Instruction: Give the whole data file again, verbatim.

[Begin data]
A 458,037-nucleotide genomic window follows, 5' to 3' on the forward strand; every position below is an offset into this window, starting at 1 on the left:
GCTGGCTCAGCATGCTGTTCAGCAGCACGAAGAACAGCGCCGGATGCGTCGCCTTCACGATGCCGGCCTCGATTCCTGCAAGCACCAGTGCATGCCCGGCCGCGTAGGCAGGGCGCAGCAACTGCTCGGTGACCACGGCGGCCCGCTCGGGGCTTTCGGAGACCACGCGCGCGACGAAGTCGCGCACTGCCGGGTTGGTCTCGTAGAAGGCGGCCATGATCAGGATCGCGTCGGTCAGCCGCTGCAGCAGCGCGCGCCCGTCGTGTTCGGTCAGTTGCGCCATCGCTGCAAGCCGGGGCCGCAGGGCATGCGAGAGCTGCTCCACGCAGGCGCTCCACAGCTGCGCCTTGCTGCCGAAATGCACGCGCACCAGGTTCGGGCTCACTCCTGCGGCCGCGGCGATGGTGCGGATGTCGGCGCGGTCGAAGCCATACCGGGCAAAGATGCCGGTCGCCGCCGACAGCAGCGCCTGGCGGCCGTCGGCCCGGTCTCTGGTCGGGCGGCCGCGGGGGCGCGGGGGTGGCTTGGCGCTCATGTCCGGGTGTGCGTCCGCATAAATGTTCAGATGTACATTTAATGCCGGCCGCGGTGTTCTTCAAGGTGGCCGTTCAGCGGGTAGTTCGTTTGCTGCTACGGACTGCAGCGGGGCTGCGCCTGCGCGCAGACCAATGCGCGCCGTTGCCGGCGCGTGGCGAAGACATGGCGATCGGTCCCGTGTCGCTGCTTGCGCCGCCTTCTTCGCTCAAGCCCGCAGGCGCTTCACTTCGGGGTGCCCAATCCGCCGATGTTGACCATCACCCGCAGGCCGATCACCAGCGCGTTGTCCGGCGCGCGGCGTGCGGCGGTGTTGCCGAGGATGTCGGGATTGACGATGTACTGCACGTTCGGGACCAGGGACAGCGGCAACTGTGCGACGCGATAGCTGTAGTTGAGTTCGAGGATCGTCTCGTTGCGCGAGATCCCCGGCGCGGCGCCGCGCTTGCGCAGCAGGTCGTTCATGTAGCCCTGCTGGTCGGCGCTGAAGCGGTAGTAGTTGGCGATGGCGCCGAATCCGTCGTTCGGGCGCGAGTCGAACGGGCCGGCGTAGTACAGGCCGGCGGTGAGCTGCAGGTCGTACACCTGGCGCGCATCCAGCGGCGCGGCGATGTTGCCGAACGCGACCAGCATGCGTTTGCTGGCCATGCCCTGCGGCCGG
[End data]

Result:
A 458,037-nucleotide genomic window follows, 5' to 3' on the forward strand; every position below is an offset into this window, starting at 1 on the left:
GCTGGCTCAGCATGCTGTTCAGCAGCACGAAGAACAGCGCCGGATGCGTCGCCTTCACGATGCCGGCCTCGATTCCTGCAAGCACCAGTGCATGCCCGGCCGCGTAGGCAGGGCGCAGCAACTGCTCGGTGACCACGGCGGCCCGCTCGGGGCTTTCGGAGACCACGCGCGCGACGAAGTCGCGCACTGCCGGGTTGGTCTCGTAGAAGGCGGCCATGATCAGGATCGCGTCGGTCAGCCGCTGCAGCAGCGCGCGCCCGTCGTGTTCGGTCAGTTGCGCCATCGCTGCAAGCCGGGGCCGCAGGGCATGCGAGAGCTGCTCCACGCAGGCGCTCCACAGCTGCGCCTTGCTGCCGAAATGCACGCGCACCAGGTTCGGGCTCACTCCTGCGGCCGCGGCGATGGTGCGGATGTCGGCGCGGTCGAAGCCATACCGGGCAAAGATGCCGGTCGCCGCCGACAGCAGCGCCTGGCGGCCGTCGGCCCGGTCTCTGGTCGGGCGGCCGCGGGGGCGCGGGGGTGGCTTGGCGCTCATGTCCGGGTGTGCGTCCGCATAAATGTTCAGATGTACATTTAATGCCGGCCGCGGTGTTCTTCAAGGTGGCCGTTCAGCGGGTAGTTCGTTTGCTGCTACGGACTGCAGCGGGGCTGCGCCTGCGCGCAGACCAATGCGCGCCGTTGCCGGCGCGTGGCGAAGACATGGCGATCGGTCCCGTGTCGCTGCTTGCGCCGCCTTCTTCGCTCAAGCCCGCAGGCGCTTCACTTCGGGGTGCCCAATCCGCCGATGTTGACCATCACCCGCAGGCCGATCACCAGCGCGTTGTCCGGCGCGCGGCGTGCGGCGGTGTTGCCGAGGATGTCGGGATTGACGATGTACTGCACGTTCGGGACCAGGGACAGCGGCAACTGTGCGACGCGATAGCTGTAGTTGAGTTCGAGGATCGTCTCGTTGCGCGAGATCCCCGGCGCGGCGCCGCGCTTGCGCAGCAGGTCGTTCATGTAGCCCTGCTGGTCGGCGCTGAAGCGGTAGTAGTTGGCGATGGCGCCGAATCCGTCGTTCGGGCGCGAGTCGAACGGGCCGGCGTAGTACAGGCCGGCGGTGAGCTGCAGGTCGTACACCTGGCGCGCATCCAGCGGCGCGGCGATGTTGCCGAACGCGACCAGCATGCGTTTGCTGGCCATGCCCTGCGGCCGG